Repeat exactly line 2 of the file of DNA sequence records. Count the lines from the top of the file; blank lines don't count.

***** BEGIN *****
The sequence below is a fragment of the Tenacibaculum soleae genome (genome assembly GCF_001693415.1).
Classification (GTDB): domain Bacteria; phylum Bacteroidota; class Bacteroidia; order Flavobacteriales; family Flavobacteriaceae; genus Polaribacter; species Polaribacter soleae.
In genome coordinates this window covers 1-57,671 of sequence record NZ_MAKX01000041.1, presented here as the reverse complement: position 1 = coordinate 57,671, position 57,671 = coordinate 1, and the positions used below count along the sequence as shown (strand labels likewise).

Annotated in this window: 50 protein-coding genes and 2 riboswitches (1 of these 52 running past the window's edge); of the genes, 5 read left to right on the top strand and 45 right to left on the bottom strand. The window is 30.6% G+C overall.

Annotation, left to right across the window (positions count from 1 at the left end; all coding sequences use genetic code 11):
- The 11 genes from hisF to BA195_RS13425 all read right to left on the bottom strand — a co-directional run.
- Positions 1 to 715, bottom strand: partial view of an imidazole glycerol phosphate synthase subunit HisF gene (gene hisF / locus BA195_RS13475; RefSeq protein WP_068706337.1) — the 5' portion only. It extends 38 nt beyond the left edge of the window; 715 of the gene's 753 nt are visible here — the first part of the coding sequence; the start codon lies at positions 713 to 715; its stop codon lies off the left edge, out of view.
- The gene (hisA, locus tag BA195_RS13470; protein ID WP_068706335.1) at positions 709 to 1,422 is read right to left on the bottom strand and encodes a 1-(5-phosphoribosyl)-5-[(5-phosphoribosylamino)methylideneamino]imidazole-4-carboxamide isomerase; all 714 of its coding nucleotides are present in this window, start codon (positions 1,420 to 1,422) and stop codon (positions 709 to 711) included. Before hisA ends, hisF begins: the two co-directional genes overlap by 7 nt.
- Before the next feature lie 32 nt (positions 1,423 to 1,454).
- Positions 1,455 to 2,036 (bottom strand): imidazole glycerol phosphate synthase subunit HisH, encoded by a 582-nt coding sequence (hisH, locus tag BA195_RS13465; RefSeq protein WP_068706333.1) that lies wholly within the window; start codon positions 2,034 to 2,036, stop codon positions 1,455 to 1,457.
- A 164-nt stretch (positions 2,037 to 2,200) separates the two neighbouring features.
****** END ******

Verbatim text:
Classification (GTDB): domain Bacteria; phylum Bacteroidota; class Bacteroidia; order Flavobacteriales; family Flavobacteriaceae; genus Polaribacter; species Polaribacter soleae.